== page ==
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an interview with jaimyon parker
renaissance performer tackles faith, friendship, typecasting
by jason gilmore (@JasonGilmore77)

Jaimyon Parker is a Houston-raised, Los Angeles-based actor who also produced, wrote and co-stars in Iris, which recently wrapped a successful four-week run at the Complex Theatre in Hollywood. Iris is a powerful, memorable tale of the damaged title character (played pitch perfectly by Lauren Elliott) who is taken through a review of the missteps of her troubled life by a sarcastic but potent demon named Bastiel (Parker). Over the next 90 minutes, abortion, drug abuse, incest, sisterhood and faith are explored with a depth, intensity and earnestness that LA theater is not normally associated with. It is a more volcanic version of A Christmas Tale, one that forces the viewer to ask themselves about their own spiritual journey without being preachy or simplistic.

Parker, a 2009 NAACP Theater Award nominee, is also an alumnus of two of my short films and is set to make his feature film debut in my feature directorial debut, All the Children Are Insane, scheduled to begin filming in LA in a couple of months. Jaimyon sat down to talk with me about his inspiration for Iris, his upcoming feature film work and life as a multihyphenate.

Jason Gilmore: Where did you come up with the idea for Iris?

Jaimyon Parker: Wow... IRIS came out of my fascination with demons and vampires and all other sorts of "evil" characters. One of the things I really loved about Anne Rice's novels is that she showed all three dimensions of this typical monster character, The Vampire. They loved, they hurt, they were so easy to relate to because they were us, you and I. I wanted to explore a demon in that way, and also look at how the delayed consequences of many of our choices in life, causes us to not worry or deal with them when making decisions.

JG: What was the biggest struggle in bringing it to the stage?

JP: As always, money. I had been thinking about doing Iris for about a year as it was conceivably an inexpensive piece. God waited till the perfect time and had me in the perfect situation where I could really afford to do this play. I ran into [producer Max Luces-Tucker] at my last major production, James & Joseph, and she said that we had to work together. I agreed, but it would be two years later before I sent her the script for Iris, and she loved it. I told her about my idea of fusing music and the stage together to help reach a broader audience, and again we clicked, as she comes from a large music background. Together, we campaigned and fund raised, as well as paying for most of it ourselves. I really wouldn't have been able to do this without her and my stage manager/casting director/saving grace and one of my best friends, Malika Perkins.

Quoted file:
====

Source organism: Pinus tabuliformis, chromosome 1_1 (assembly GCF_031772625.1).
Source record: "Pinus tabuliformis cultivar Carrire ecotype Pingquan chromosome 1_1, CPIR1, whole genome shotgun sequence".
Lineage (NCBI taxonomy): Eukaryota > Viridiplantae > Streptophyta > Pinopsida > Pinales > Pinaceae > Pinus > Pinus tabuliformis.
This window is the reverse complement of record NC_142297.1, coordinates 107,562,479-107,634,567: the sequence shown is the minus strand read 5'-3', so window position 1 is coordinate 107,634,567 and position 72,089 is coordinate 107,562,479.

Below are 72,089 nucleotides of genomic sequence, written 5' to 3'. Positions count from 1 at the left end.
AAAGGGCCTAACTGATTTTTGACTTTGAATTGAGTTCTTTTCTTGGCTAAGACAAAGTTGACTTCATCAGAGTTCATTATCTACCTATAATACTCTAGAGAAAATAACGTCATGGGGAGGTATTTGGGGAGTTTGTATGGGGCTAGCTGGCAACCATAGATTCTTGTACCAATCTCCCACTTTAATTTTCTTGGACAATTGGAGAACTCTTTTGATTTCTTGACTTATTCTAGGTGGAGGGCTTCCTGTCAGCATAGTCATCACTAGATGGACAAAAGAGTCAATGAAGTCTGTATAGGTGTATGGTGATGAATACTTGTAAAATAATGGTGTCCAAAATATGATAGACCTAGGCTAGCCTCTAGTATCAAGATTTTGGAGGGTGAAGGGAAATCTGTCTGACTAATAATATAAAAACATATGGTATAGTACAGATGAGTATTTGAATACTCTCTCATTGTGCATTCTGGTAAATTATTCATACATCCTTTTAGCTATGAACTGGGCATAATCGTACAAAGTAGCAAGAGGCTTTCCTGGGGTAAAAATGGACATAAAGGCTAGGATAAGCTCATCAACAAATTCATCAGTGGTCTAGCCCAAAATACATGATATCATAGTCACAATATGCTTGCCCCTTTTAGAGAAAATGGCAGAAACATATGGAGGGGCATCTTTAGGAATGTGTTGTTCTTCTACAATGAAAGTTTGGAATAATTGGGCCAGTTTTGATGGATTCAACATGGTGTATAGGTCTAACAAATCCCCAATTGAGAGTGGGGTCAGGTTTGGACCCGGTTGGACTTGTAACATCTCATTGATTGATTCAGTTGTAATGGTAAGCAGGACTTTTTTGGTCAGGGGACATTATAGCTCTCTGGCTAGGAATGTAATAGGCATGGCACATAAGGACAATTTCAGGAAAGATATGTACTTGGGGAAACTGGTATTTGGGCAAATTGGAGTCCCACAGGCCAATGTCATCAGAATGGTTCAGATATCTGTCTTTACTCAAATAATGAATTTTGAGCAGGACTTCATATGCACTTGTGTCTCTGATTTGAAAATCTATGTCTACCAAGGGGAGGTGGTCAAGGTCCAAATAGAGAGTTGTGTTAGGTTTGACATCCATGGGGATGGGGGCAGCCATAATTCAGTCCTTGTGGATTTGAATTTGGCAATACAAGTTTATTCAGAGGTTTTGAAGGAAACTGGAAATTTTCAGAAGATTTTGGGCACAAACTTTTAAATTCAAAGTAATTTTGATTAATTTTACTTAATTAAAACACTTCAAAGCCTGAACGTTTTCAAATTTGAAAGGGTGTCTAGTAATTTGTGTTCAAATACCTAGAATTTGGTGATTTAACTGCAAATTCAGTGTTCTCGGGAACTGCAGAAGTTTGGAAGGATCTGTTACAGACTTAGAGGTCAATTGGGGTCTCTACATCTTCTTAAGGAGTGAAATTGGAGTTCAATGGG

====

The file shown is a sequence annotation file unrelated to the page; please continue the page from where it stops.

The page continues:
JG: As an actor and writer, who are your favorites and influences? And, on that note, were you influenced by any particular artist or work in writing and producing Iris?

JP: As an actor I love watching Christian Bale, Morgan Freeman, Laurence Fishburne, Denzel Washington, Tom Hanks, Jeffrey Wright, and even Tom Cruise to name a few. As a writer, I liken myself more to poets than screen or stage writers. Poets like Langston Hughes and Robert Frost. Music is also a HUGE influence on me like artists such as Stevie Wonder, Chuck Mangione, Jay-Z, Four Play, Quincy Jones, Metallica, Robin Thicke, Maxwell, Norah Jones, Michelle Branch, and many others. Iris was borne out of my own curiosity and need to explore.

JG: Where did you find your amazing cast? Everybody really came with it: I was especially enamored with Lauren Elliott, who starred as Iris, Addie Daddio, who played her mom and Sabrina Revelle who played her closest friend.

JP: I was humbled every night to have the privilege to work with these women. The beautiful and amazing Lauren and I met in 2009 when I was casting a 10 minute play I was going to be performing at the NAACP Theatre Awards where I was also a nominee for Best Local Playwright. Malika recommended her and she came in and rocked it. Addie Daddio was brought into auditions by Dan Martin, the director. Max and I had talked about diversity in casting from the very start of pre-production, so we were open. She came in and blew everyone in the room away. Sabrina and [Marie-Francoise Theodore, who co-starred as Kenya] were called in by Malika to audition, and they just had a spirit in their readings that matched the characters they were reading for.

JG: At which point did you decide to play all the male characters in the play and was that part of a theme or for practical reasons or an opportunity to showcase your range as an actor?

JP: I never decided to play all the male roles. The part was written that way. Bastiel basically guides Iris through her life and it seemed a really nice tool to have him embody all the male characters she comes against in her life, including her loves and miscues, abusive father, and Mr. Right. It creates another side of him and allows for transitions within Iris on stage that normally are done in film. Contrary to popular belief, I don't always write pieces with "my" part in mind. This one I just wrote the story, then once it was done and I read it, I knew I was going to play Bastiel. He is such a fun and exhausting character that constantly challenges and excites me and finding his love and pain, living in that and bringing the truth of it out was a journey I knew I wanted to go on.